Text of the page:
As we continue to try manage our COVID-19 existence, it seems like there is a lot to adapt to. There is a lot to ponder. What food do we eat to maintain a healthy immune system? How do we keep our relationships working? How do we maintain sanity and keep on practising self-love? It sometimes seems like too much. But we should not despair; while we are alive there is hope, and we must continue to breathe. On that note of breathing, we decided to revisit and share what we learned last year from Yagesh. Enjoy!
Breathing is something we all do, about 20,000 times a day, and will continue doing for the rest of our lives. We can do it both consciously and subconsciously, so it’s a precious anchor for our mindfulness practice.
Yet, just like thinking, most of us haven’t been taught how to breathe.
We all breathe to survive, and some of us breathe to thrive. Breathing effectively integrates and energises the body-mind, allowing us to achieve more success with less effort. Slower and deeper breathing (6-10 breaths per minute) is associated with significant physiological benefits and may increase longevity. The psychological benefits are as impressive – diaphragmatic breathing bridges the sympathetic and parasympathetic nervous systems, supporting emotional regulation and the relaxation response – especially useful in managing stress and anxiety.
Here are three ways to breathe better:
Shut your mouth
Many of us breathe through the mouth, either from habit or necessity. Rather inhale through the nose, which cleans and moistens the air before it enters the lungs. The breath becomes softer, slower, smoother and deeper. This supports meditation.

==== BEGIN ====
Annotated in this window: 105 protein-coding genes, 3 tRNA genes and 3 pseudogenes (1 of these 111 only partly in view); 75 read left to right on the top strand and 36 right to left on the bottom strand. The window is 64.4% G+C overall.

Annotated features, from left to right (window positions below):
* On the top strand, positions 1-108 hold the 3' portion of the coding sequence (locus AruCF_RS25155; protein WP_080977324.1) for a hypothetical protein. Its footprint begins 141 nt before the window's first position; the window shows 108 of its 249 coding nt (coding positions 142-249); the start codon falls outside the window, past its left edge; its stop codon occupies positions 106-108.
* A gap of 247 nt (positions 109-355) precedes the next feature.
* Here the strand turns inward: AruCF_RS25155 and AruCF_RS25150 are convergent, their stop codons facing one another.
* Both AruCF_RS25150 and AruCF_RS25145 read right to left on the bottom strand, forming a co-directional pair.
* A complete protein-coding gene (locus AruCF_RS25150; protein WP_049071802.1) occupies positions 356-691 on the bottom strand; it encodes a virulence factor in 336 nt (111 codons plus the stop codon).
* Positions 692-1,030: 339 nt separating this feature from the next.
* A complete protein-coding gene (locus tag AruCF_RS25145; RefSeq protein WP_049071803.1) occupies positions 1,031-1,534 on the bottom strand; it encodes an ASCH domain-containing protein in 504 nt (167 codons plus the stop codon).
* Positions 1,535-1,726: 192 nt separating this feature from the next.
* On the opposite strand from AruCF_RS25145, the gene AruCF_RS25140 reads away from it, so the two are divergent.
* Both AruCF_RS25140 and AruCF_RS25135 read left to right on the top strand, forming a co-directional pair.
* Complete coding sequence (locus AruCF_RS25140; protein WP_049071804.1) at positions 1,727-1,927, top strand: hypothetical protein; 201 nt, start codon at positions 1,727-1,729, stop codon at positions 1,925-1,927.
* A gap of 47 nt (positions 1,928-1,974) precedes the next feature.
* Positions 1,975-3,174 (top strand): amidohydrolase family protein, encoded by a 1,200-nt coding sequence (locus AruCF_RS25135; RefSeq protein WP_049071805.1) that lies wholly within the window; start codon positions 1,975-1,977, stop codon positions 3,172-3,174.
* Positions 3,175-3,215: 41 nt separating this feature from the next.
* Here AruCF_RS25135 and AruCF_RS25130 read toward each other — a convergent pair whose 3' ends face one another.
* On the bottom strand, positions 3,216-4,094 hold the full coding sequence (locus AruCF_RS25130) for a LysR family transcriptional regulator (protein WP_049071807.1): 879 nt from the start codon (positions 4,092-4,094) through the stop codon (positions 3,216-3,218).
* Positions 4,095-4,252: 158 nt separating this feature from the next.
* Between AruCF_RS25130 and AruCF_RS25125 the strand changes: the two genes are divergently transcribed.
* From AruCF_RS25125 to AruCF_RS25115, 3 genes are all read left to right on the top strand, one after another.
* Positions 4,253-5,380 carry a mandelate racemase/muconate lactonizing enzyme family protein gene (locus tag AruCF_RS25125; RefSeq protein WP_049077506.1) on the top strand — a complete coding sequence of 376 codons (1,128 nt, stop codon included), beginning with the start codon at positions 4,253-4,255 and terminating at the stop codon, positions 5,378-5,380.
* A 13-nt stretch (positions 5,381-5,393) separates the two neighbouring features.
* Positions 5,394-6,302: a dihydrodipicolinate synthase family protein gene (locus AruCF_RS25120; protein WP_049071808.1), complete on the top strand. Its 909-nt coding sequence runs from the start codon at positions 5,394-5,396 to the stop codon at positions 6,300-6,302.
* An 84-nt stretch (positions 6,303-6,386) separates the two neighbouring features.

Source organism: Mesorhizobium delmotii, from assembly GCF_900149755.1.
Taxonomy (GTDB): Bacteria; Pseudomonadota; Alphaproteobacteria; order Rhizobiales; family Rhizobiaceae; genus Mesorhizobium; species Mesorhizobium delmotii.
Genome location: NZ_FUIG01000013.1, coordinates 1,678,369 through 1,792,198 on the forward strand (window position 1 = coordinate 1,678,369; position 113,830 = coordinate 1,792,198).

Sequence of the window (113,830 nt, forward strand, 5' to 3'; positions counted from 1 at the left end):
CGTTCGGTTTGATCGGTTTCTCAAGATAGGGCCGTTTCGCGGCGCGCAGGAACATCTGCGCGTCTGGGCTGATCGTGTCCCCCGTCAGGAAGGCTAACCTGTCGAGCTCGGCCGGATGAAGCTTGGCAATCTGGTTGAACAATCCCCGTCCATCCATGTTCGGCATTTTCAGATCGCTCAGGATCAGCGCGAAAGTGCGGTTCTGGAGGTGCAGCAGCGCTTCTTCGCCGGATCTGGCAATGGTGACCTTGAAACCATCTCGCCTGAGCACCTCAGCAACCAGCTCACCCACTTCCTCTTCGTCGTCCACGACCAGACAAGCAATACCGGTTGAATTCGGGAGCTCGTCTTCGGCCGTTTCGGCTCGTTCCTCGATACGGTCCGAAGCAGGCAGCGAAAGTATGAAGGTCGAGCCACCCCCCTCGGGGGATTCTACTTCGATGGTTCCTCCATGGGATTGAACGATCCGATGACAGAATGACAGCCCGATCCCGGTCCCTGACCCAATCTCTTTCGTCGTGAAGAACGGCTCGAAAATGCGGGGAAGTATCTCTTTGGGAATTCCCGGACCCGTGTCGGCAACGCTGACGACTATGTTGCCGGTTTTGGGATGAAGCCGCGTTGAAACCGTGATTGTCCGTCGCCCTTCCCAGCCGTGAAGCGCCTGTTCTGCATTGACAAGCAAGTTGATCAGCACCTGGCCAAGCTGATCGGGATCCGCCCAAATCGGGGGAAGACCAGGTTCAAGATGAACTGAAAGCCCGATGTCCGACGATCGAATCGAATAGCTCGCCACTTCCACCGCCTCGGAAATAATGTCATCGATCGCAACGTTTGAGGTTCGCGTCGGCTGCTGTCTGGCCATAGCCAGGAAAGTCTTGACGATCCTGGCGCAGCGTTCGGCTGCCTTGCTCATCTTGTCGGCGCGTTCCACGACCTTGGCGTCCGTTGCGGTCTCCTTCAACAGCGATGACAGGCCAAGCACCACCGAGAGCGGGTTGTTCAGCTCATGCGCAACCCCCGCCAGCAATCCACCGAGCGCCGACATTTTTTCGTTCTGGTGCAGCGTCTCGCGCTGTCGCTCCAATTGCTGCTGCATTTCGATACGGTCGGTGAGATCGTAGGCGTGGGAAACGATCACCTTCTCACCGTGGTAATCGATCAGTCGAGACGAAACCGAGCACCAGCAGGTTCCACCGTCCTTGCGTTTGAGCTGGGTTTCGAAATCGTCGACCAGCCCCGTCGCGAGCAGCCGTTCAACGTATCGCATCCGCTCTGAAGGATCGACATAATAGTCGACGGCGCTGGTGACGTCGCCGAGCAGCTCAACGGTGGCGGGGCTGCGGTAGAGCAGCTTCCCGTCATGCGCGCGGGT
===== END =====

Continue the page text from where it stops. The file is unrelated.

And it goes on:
I have a deviated septum, so I know that breathing through the nose can feel like slow self-suffocation. I can breathe through my nose if I reduce nasal congestion, by cutting dairy and practicing nasal irrigation… both unpleasant, but effective. Do you know of other ways? Comment below!
Lift your heart
We slump over screens most of the day. The shoulders wrap forward; the chest implodes. This restricts the air you get from each breath, forcing you to breathe faster. These are the same physical markers of someone who feels depressed or anxious.
Rather picture your heart – beneath the sternum, between your nipples – and softly lift it towards the ceiling/sky. As I do this, my chest opens, my neck and shoulders relax back and down and my lower back feels more supported. Maintaining this lift is challenging, but worth it. Make it a mindfulness practice a few times a day.
Relax your belly
While South Africans laugh about “stomach-in, chest-out” and society tells us this is attractive, it is a terrible way to breathe. Sucking in the abdomen constricts the diaphragm, forcing the lungs to expand against the ribcage. This wastes energy, so you feel tired. And again, less air = anxious.
Rather soften your belly, even the belly fat. Let your entire abdomen relax, expanding with the inhalation and falling on the exhalation. (I promise this won’t make your stomach bigger. Together with the previous step, it could activate your deeper core muscles to support you in a more confident posture – and confidence is attractive.)
Then, stop trying
Ironically, if I try to breathe, I get in the way of this process – the breath becomes faster and rougher. Breathing is an act of surrender. Trust that your body knows how to breathe. You are surrounded by an abundance of prana, and the next breath will bring you exactly what you need when you need it.
Yagesh is an actuary and yogini, devoted to building a wellbeing economy. Contact her for personalised lessons or corporate workshops.